The effects of α-klotho include roles in reducing oxidative stress, insulin signaling, adipogenesis, glucose and calcium metabolism [2]. Due to its multiple roles in homeostasis, metabolism and potentially chronic disease risk, certain α-klotho allele combinations are referred to as “anti-aging” genotypes. In mouse models, higher α-klotho expression is associated with a longer life [1] while in humans secreted α-klotho protein levels increased post exercise regimens [3] leading to the interpretation that it is potentially also a fitness marker in addition to a health marker. Considering the potential life-long benefits of maintaining, if not increasing secreted α-klotho in preventing disease and supporting metabolism it is important to understand the dietary, socioeconomic, and hormonal factors which could impact circulating levels of this important protein.

One of α-klotho’s key roles in the body is in mineral metabolism, especially phosphate and calcium [1]. Secreted α-klotho maintains ion homeostasis by inhibiting renal and intestinal phosphate (Pi) transporters to decrease plasma phosphate concentrations [1]. α-Klotho and FGF-23 work in combination to increase urinary phosphorous and calcium reabsorption for optimal concentration of CA2+ and Pi in bone and blood [4]. In normal physiology, an increase in phosphate leads to an increase of both α-klotho and FGF-23, which suppresses IGF-1 signaling [5], an important growth hormone.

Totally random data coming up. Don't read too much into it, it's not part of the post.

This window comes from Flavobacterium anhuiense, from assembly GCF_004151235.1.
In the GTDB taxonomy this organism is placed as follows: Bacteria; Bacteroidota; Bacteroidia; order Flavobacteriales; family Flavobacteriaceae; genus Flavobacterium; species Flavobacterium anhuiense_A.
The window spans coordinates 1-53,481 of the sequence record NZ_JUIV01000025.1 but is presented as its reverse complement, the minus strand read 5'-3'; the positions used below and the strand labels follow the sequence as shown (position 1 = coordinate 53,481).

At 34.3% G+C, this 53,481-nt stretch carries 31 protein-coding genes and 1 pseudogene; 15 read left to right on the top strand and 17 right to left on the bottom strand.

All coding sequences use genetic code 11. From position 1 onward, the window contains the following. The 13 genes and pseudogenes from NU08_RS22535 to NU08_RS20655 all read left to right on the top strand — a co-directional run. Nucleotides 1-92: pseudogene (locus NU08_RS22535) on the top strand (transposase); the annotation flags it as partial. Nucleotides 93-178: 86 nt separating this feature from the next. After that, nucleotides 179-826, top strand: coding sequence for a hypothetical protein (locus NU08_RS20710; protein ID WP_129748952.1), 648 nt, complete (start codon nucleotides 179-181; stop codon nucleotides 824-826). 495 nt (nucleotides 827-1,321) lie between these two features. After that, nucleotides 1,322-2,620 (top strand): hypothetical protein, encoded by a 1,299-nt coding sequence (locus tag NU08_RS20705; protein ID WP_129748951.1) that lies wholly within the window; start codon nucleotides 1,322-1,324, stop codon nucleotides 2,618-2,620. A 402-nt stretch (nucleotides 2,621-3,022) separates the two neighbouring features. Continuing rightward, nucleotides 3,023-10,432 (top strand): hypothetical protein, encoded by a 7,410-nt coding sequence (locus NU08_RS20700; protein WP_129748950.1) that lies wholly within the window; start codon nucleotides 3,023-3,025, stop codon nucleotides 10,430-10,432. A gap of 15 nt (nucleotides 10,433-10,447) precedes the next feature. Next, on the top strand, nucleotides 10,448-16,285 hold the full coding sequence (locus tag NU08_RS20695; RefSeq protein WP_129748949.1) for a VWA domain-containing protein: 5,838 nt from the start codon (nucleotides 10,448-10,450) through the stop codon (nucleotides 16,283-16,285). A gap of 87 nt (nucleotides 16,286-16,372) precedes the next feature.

High levels of dietary phosphate have adverse consequences especially for those with impaired kidney function, but new understandings of hormonal mechanisms including FGF-23 and α-klotho [6] promotes a mechanism of potential harm [7] without compromised kidney function. It is possible that early exposures in life to higher phosphate levels may be more detrimental than later ones. A study in mice found that during early life, a diet high in phosphate was associated with a stronger adverse effect on α-klotho expression in the kidneys, than in mice fed the same diet during a later (peri-adolescent) growth period [7]. This is of concern for health in all populations due to the increased use of phosphate as a food additive, (e.g. processed meats, and sodas) which is now the most common dietary source of phosphate [8]. In the USA hyperphosphatemia (defined as an abnormally high serum phosphate concentration of > 4.4 mg/dL) [9] has been found to be twice as common among persons of low income than among persons of high income likely due to the high concentration of phosphate in low-cost food items [8].